A New York Times op-ed by Timothy Egan criticizing Walmart drew a response from the corporate giant that Ari Rabin-Havt at Slate called "juvenile." That's a nice way to say that the self-serving response is either wildly misleading or just plain dishonest in defending the country's largest employer against charges that it underpays its workers and harms the economy. Here are six ways that the response, by Walmart's Vice President of Corporate Communications David Tovar, is misleading or dishonest:
1. Tovar claims Walmart is the largest taxpayer in the United States. But this article from USA Today places them fifth on the list of corporate income tax payers. Tovar jokingly asks to see Egan's math but provides no math of his own that would make the claim true. More importantly, the numbers used in such comparisons are absolute numbers and are not comparative numbers. As the country's largest retailers and one of the most profitable companies in the country, it should be paying more taxes than your local mom-and-pop store because it makes more profits. The better question is how those taxes compare when equalized for the size and profits of the company. Tovar is silent on that topic.
2. Rabin-Havt calls attention to Tovar's claim that “we see more associates move off of public assistance as a result of their job at Walmart” and the fact that the only evidence the company provides for this claim is one story about a single employee. Meanwhile, a recent study put the total cost of Walmart employees receiving government assistance at $6.2 billion annually.
3. In response to an Egan line about government programs, such as the G.I. Bill, helping returning veterans have better lives, Tovar brags that Walmart hired 42,000 veterans last year. But it is hard to see how an average salary of less than $25,000 a year, as Making Change at Walmart notes the company's employees make, leads to a better life.
4. Tovar's "fact-check" says that the company's oft-cited number that its employees get paid an average wage of $12.91 an hour doesn't include any managers, despite what Egan claims. But Huffington Post reports confirming with Walmart that the $12.91 number does, in fact, include some managers. We are left to conclude that either Tovar misspoke, he is woefully uninformed about the numbers he's fact-checking.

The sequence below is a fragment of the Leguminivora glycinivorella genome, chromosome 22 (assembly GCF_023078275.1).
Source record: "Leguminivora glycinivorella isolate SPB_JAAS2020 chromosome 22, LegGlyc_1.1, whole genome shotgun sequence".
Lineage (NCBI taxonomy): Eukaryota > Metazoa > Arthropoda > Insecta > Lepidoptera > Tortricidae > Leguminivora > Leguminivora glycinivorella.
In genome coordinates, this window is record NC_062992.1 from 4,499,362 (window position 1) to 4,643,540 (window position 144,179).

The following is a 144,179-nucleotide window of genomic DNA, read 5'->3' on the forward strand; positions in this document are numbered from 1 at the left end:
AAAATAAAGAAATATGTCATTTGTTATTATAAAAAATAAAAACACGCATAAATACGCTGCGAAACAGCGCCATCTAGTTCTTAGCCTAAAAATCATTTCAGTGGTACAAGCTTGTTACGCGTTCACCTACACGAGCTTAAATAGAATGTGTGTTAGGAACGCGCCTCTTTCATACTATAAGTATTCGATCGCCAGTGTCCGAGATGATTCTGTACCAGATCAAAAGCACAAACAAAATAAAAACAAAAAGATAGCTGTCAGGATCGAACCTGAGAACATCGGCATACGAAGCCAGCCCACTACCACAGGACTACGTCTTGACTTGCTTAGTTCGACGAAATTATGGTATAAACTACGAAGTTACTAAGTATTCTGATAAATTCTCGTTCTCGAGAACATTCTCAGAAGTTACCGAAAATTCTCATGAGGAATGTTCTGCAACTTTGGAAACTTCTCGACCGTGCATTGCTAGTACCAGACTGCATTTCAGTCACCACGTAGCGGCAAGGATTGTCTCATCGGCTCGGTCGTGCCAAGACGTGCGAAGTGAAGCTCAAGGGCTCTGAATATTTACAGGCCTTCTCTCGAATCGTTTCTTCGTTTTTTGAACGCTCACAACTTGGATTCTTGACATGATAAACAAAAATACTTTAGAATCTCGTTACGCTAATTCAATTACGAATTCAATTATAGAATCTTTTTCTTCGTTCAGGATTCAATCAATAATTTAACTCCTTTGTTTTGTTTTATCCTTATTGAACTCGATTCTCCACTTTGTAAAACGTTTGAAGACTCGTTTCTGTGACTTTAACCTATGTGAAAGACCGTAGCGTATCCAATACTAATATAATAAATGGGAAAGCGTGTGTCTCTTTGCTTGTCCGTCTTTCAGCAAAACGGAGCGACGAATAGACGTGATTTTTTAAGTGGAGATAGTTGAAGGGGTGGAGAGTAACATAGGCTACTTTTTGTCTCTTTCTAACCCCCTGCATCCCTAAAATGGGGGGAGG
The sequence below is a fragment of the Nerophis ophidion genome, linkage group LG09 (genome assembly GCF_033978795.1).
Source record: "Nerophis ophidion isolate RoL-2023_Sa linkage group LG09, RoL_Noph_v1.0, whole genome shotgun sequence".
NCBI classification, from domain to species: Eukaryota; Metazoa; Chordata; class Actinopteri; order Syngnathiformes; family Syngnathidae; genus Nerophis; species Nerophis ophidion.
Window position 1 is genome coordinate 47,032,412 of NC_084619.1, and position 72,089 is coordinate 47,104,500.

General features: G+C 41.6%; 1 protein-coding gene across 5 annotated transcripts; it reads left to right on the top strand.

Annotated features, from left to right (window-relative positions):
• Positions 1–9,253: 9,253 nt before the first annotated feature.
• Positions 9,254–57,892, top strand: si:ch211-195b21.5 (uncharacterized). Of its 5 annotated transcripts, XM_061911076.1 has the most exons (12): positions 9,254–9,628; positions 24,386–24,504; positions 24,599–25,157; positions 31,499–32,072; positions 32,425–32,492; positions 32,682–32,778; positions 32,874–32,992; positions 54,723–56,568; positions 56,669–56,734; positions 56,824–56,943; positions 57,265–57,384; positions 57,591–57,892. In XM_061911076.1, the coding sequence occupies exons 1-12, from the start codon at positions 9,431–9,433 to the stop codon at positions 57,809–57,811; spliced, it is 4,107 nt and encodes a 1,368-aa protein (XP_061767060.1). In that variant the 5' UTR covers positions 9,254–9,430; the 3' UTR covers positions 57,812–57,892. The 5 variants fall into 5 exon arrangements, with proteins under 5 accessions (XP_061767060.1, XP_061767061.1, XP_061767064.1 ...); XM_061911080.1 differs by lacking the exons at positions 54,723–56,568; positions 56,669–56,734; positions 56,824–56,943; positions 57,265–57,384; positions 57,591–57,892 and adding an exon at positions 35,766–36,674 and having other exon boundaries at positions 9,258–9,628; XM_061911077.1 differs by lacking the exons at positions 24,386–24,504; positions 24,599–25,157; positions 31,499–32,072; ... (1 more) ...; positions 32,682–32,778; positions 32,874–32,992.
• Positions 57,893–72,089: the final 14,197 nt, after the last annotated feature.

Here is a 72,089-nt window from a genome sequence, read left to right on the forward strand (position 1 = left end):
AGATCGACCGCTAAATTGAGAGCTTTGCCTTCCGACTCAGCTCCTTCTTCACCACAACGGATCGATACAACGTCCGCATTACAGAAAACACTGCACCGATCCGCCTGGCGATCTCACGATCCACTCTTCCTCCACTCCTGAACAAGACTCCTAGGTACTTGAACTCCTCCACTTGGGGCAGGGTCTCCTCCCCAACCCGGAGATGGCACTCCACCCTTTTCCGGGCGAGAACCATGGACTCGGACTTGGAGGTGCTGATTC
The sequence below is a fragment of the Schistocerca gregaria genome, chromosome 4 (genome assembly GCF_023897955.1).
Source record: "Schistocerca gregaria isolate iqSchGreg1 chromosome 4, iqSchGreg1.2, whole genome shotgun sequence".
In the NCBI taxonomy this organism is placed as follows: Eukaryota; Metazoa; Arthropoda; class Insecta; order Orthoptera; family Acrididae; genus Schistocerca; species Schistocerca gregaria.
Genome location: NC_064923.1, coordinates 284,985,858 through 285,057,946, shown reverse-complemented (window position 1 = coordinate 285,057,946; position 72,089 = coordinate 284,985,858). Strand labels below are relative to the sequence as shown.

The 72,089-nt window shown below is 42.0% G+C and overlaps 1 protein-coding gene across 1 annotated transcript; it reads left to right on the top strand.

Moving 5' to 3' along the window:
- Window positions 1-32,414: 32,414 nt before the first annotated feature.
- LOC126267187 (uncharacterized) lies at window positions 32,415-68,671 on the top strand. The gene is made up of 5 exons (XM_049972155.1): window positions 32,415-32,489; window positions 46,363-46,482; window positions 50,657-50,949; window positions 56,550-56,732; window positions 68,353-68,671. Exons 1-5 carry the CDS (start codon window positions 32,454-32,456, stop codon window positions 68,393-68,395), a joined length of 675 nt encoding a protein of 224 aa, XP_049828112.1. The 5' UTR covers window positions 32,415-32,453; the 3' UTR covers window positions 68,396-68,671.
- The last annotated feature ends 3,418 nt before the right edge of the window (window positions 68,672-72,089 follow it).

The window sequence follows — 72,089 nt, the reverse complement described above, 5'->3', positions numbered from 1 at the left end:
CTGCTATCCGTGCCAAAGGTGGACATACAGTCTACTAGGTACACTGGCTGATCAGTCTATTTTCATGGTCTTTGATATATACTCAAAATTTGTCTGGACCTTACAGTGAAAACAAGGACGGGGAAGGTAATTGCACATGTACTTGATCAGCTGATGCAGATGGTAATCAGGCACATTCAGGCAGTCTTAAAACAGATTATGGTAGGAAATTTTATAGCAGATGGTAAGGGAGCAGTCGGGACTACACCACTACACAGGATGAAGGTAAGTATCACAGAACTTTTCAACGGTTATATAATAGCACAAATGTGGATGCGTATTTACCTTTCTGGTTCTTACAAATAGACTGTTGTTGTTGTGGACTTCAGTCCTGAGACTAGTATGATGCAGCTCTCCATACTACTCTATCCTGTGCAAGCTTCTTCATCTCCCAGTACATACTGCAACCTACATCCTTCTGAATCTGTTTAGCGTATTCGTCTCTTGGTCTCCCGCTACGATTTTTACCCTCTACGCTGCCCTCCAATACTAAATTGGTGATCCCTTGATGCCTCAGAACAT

5. In one of the most dishonest parts of Tovar's response, he tells Egan to "confirm the credibility of source" when The New York Times reporter cites Stephen Gandel of Fortune, who said that Walmart could raise wages by 50% for its workforce without harming shareholder value. here is literally no reason to question the validity of either Gandel, a professional journalist, or Fortune, a widely respected industry magazine (maybe you've heard of the Fortune 500?). And in the Gandel article in question, the reporter shows exactly the math he used to arrive at his conclusion and gets his results confirmed by two experts in the field. Tovar's questioning of Gandel includes no reasons to dispute anything in the Fortune article and, instead, offers a 2006 article from Jason Furman, a former Obama administration official, that, as Huffington Post notes, doesn't even talk about the issue in question.
6. Next, Tovar claims that any corporation would be happy with the 72% approval rating that Walmart has among consumers. What he doesn't mention is that the number, as Rabin-Havt notes, is significantly lower than Walmart's key competitors, Target, Costco and Amazon.
There are several other misleading or dishonest claims in Tovar's response, but you get the point. Maybe next time Walmart engages in a "fact check," it should first gather some facts.